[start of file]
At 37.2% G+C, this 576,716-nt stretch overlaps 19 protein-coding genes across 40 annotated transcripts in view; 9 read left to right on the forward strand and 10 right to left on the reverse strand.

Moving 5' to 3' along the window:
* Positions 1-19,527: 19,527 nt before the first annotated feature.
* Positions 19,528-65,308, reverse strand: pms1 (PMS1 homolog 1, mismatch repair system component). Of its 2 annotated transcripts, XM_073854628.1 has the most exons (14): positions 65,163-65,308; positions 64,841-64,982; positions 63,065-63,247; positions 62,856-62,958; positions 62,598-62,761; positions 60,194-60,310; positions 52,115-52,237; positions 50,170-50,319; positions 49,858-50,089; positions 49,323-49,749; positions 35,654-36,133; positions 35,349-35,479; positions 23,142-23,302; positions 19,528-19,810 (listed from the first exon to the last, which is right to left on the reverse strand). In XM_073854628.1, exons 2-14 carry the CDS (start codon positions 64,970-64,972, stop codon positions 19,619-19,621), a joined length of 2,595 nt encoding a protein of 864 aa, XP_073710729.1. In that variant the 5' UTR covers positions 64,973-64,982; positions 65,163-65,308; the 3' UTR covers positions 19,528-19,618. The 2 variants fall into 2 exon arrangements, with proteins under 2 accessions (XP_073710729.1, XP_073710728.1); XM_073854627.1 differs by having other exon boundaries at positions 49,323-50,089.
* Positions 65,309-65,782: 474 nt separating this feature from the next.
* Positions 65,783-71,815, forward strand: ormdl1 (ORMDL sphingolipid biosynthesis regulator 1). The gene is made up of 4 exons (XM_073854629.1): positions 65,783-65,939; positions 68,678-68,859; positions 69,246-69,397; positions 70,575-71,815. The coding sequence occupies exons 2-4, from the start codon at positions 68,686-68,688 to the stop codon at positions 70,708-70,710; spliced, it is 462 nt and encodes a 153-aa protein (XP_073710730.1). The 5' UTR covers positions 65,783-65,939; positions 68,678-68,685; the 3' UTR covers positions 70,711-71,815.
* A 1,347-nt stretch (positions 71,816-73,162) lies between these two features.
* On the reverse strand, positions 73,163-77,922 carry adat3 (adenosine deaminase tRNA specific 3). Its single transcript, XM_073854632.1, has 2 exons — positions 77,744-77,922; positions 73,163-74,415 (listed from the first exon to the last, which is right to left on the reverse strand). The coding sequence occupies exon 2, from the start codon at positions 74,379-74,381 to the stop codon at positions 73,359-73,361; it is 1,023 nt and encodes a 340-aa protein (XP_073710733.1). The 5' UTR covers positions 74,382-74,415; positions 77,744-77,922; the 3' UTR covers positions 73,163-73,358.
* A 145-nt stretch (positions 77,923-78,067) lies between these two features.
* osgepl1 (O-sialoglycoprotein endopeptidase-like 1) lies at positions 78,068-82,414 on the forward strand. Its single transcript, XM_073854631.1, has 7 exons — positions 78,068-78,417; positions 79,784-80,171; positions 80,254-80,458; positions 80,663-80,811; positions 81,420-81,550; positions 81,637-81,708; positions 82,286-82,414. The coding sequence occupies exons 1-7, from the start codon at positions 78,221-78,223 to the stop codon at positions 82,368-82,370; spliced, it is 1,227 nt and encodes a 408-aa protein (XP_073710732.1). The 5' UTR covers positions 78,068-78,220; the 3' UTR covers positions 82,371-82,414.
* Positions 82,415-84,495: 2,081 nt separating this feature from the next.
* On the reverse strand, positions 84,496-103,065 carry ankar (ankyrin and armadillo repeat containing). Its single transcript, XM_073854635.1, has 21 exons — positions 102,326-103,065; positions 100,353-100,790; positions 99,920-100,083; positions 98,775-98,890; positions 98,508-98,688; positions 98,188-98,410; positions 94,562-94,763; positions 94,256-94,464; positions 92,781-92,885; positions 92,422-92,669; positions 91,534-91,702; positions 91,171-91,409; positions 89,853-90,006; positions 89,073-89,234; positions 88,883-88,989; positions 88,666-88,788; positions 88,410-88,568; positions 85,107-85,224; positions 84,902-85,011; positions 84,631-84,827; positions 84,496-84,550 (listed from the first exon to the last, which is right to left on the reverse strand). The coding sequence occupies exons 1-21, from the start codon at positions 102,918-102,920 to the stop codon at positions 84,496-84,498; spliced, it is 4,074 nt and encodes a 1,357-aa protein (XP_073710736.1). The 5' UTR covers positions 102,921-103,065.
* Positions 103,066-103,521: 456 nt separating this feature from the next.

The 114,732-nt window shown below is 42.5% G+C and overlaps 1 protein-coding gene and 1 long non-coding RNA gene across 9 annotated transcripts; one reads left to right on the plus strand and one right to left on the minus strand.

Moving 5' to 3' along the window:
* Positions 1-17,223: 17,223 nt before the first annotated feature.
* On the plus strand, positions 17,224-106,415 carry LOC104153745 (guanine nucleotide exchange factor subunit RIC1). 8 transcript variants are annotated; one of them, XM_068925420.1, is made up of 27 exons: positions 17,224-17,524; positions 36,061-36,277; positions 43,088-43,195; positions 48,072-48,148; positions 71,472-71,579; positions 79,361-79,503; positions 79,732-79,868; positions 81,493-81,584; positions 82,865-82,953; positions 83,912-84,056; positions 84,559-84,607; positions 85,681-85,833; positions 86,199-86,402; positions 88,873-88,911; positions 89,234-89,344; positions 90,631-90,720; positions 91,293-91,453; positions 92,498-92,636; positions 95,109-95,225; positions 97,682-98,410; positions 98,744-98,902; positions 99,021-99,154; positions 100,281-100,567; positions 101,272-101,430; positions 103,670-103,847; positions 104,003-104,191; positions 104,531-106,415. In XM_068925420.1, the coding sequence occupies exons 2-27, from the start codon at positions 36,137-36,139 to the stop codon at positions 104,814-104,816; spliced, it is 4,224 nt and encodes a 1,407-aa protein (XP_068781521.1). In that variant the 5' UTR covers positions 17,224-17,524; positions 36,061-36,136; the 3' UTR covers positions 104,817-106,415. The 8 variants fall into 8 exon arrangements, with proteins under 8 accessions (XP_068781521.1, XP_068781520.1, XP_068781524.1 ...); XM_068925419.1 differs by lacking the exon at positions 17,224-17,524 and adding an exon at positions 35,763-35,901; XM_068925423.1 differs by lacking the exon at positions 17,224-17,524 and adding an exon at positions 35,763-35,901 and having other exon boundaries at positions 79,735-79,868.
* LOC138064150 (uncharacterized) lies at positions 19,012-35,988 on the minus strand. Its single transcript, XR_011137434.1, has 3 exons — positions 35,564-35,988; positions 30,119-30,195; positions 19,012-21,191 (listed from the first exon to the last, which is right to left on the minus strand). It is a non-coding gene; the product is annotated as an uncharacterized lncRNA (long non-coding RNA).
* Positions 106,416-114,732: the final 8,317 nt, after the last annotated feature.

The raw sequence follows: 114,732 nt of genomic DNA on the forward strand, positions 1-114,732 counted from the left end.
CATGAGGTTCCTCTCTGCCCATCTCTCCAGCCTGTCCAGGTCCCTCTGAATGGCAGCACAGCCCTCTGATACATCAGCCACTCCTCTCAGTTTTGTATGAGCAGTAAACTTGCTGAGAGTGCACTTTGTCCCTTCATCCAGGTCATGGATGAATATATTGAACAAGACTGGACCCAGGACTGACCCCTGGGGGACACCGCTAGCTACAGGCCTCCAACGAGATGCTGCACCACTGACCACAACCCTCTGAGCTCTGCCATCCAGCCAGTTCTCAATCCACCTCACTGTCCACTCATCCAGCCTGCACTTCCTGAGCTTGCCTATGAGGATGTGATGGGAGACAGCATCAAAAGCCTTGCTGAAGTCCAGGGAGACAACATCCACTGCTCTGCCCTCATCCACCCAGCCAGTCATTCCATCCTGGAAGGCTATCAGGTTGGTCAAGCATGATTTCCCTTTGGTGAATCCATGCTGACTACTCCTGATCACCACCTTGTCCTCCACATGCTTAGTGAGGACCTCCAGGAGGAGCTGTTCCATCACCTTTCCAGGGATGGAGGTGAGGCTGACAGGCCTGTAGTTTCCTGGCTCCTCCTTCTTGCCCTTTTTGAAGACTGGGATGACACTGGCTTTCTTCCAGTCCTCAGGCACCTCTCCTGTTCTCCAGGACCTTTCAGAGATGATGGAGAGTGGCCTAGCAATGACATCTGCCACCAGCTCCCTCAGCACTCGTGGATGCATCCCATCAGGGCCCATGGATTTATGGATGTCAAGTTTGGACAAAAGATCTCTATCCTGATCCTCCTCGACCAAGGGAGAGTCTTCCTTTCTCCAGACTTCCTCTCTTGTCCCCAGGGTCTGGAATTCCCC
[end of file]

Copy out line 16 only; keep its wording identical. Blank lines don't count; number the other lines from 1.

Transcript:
* Positions 1-17,223: 17,223 nt before the first annotated feature.